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Useful Information

Recommended Equipment for your Long-Distance Cycling Holiday

Before you set off on a long distance cycling holiday, there is a lot to consider. Being strategic in your planning will not just save you time, it will save you money - and a few dehydration-induced headaches!

Here you'll find our essential guide for packing smartly and training before your holiday.

What to Wear



Particularly important off-road, your helmet should be in good condition and fastened securely. The more lightweight the better, to reduce strain on your neck while you’re riding.

Padded cycling shorts

With their in-built padding, these are the most comfortable option for a week-long ride by far.


We recommend full-finger gloves to reduce wind chill and protect your fingertips in case of a crash, but a good-quality palm is even more important. It’ll stop your hands chafing and even blistering against your grips.


The British weather can be changeable even in summer, especially if your route takes you up into the hills or across open moors. Be sure to bring a waterproof jacket even if you doubt you’ll need to use it.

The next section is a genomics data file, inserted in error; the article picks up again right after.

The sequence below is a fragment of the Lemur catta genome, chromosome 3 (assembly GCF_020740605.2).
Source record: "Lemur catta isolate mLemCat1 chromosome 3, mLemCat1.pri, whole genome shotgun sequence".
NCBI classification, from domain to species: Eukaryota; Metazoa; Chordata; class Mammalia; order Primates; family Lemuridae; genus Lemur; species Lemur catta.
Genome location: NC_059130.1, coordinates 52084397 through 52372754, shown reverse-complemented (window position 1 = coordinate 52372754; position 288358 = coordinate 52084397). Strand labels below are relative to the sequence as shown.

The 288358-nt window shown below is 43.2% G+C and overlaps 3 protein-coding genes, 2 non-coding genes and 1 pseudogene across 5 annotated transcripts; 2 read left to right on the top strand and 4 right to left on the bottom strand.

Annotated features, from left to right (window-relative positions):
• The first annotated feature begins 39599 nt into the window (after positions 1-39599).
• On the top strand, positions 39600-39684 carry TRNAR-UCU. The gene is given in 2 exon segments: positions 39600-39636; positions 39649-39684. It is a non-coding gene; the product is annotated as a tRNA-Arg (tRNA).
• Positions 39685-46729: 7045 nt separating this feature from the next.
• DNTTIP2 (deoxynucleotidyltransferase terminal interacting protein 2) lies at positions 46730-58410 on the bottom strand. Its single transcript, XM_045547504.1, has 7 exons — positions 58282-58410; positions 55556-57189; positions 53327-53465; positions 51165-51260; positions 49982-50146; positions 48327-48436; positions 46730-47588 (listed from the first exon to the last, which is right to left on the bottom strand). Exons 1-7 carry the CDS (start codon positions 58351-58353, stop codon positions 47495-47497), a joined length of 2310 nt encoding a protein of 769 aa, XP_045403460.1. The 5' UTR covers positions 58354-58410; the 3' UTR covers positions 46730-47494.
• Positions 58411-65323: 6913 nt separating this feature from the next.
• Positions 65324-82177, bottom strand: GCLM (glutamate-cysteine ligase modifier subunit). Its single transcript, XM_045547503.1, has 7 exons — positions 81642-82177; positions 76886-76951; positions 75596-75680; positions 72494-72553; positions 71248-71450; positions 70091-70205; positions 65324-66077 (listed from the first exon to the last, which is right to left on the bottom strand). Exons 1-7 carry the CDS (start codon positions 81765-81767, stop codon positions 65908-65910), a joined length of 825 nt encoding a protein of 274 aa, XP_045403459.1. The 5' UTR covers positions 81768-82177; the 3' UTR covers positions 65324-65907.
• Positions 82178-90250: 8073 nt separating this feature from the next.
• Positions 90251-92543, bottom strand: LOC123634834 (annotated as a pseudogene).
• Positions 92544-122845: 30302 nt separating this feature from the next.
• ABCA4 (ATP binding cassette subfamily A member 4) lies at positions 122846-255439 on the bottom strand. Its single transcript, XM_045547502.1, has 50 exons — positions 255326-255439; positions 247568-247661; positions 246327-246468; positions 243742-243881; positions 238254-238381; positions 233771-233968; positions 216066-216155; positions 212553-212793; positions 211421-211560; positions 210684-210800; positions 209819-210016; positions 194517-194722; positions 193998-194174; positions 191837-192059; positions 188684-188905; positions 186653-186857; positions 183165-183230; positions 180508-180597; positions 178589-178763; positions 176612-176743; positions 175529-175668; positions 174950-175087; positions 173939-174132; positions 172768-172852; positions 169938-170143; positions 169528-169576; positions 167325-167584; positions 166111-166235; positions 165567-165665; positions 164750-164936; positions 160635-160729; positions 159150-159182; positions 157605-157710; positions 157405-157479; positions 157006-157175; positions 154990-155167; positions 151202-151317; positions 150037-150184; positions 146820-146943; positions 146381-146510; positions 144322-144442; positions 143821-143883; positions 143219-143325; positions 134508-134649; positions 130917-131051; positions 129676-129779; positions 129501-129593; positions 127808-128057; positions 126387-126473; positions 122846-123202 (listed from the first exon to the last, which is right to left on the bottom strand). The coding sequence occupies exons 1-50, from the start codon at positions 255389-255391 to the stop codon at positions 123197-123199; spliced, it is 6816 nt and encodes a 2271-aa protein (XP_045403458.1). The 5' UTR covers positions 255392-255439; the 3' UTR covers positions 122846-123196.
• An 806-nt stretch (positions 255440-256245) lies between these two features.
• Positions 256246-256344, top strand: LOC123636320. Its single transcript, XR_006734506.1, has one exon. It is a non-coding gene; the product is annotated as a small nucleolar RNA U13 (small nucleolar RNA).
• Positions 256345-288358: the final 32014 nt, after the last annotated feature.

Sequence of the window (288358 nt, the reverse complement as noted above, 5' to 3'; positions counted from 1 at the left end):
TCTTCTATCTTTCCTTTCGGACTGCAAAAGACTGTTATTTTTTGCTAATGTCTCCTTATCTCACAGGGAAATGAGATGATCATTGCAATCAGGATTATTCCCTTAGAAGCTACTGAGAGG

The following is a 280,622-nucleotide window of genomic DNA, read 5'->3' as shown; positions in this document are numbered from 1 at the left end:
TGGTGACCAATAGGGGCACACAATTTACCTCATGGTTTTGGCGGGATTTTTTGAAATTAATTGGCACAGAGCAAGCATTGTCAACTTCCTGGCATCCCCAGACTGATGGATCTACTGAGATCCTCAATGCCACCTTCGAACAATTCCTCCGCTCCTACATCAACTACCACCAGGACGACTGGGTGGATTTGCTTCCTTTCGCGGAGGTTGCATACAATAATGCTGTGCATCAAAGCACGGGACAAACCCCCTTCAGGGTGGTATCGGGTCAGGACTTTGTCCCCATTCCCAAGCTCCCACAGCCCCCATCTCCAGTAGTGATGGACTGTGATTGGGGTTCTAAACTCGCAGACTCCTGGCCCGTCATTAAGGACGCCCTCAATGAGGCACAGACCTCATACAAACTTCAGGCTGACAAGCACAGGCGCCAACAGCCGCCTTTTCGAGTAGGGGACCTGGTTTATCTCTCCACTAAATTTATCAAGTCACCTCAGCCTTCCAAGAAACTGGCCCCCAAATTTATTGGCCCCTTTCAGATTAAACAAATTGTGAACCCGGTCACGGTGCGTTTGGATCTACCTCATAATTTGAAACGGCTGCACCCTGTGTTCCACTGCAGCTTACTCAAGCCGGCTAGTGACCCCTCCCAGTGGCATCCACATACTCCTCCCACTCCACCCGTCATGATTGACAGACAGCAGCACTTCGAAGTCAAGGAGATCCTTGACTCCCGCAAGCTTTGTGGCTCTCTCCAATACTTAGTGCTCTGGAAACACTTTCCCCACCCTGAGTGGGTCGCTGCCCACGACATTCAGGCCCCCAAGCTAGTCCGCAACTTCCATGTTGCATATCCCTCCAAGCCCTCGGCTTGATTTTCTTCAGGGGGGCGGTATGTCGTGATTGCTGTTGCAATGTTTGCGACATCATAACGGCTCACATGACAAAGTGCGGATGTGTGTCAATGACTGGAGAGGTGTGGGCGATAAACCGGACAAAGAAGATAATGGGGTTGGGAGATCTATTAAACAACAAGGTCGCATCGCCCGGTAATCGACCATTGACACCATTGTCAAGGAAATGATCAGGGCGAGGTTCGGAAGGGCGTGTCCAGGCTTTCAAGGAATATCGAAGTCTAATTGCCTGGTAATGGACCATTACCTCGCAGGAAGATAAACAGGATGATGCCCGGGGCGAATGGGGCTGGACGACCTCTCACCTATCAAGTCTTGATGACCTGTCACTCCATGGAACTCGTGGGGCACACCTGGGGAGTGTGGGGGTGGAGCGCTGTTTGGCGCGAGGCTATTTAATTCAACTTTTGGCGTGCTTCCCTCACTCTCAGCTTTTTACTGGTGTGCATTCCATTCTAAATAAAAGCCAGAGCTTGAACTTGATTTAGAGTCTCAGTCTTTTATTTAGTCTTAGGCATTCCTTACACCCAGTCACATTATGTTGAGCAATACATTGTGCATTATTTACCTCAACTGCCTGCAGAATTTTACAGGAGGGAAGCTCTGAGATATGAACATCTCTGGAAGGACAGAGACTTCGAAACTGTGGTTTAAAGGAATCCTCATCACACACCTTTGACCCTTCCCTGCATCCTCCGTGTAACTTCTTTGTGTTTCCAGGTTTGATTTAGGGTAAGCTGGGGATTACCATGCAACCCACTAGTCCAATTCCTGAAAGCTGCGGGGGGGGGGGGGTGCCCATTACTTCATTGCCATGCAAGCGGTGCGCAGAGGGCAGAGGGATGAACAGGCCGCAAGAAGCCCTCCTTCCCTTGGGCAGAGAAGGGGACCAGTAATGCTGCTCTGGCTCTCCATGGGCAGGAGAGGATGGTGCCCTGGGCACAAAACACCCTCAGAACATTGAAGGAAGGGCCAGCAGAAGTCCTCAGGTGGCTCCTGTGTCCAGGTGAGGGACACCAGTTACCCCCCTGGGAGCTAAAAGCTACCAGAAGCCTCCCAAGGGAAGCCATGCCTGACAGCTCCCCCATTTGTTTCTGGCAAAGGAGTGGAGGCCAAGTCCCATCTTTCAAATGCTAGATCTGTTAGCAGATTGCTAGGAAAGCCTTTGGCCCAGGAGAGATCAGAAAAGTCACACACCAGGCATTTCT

Warm layers

Although in most weather you’ll be more than warm enough while pedalling, we do recommend you carry warm layers for emergencies and to put on when you take a break.


It may seem counter-intuitive to bring a hat when you’re spending most of your time wearing a helmet, but again this is for when you stop. A vast amount of your body heat escapes through your head, and a hat is the best way to catch it.

What to Ride


For road holidays

Any road bicycle or hybrid will suit the majority of our holidays. If your particular route has off-road sections that you intend to tackle (all routes have a fully on-road alternative) you may want to consider a treaded tyre, but even these should be primarily intended for road-riding. Mountain bike tyres will slow you down immensely!

For off-road holidays

The lighter the mountain bike, the more easily you’ll tackle the steepest up-hill sections. Full suspension is brilliant for our most technical trails in particular, but remember that a hardtail is by far the best option if you opt not to book luggage transfers along the route. Be sure to read our route description closely to make sure you match your bicycle to the terrain.